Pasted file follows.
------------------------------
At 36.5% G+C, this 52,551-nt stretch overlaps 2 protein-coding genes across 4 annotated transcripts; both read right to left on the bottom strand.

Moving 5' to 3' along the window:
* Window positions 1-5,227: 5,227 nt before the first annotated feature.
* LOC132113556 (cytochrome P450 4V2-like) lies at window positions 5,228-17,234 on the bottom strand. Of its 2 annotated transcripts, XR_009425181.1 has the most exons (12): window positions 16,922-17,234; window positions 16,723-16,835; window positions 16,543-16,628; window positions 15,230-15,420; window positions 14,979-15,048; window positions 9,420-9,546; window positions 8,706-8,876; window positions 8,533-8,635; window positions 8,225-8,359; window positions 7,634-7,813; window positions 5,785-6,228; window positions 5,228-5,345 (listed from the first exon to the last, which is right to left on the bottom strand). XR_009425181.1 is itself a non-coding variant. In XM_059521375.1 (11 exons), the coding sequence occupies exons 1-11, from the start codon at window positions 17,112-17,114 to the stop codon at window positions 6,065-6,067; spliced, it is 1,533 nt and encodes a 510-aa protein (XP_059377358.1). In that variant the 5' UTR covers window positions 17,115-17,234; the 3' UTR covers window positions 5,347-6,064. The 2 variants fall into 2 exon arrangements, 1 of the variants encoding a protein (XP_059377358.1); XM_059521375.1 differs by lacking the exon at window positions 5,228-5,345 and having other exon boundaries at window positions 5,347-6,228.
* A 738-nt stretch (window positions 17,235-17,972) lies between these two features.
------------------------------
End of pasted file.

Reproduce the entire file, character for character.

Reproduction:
At 36.5% G+C, this 52,551-nt stretch overlaps 2 protein-coding genes across 4 annotated transcripts; both read right to left on the bottom strand.

Moving 5' to 3' along the window:
* Window positions 1-5,227: 5,227 nt before the first annotated feature.
* LOC132113556 (cytochrome P450 4V2-like) lies at window positions 5,228-17,234 on the bottom strand. Of its 2 annotated transcripts, XR_009425181.1 has the most exons (12): window positions 16,922-17,234; window positions 16,723-16,835; window positions 16,543-16,628; window positions 15,230-15,420; window positions 14,979-15,048; window positions 9,420-9,546; window positions 8,706-8,876; window positions 8,533-8,635; window positions 8,225-8,359; window positions 7,634-7,813; window positions 5,785-6,228; window positions 5,228-5,345 (listed from the first exon to the last, which is right to left on the bottom strand). XR_009425181.1 is itself a non-coding variant. In XM_059521375.1 (11 exons), the coding sequence occupies exons 1-11, from the start codon at window positions 17,112-17,114 to the stop codon at window positions 6,065-6,067; spliced, it is 1,533 nt and encodes a 510-aa protein (XP_059377358.1). In that variant the 5' UTR covers window positions 17,115-17,234; the 3' UTR covers window positions 5,347-6,064. The 2 variants fall into 2 exon arrangements, 1 of the variants encoding a protein (XP_059377358.1); XM_059521375.1 differs by lacking the exon at window positions 5,228-5,345 and having other exon boundaries at window positions 5,347-6,228.
* A 738-nt stretch (window positions 17,235-17,972) lies between these two features.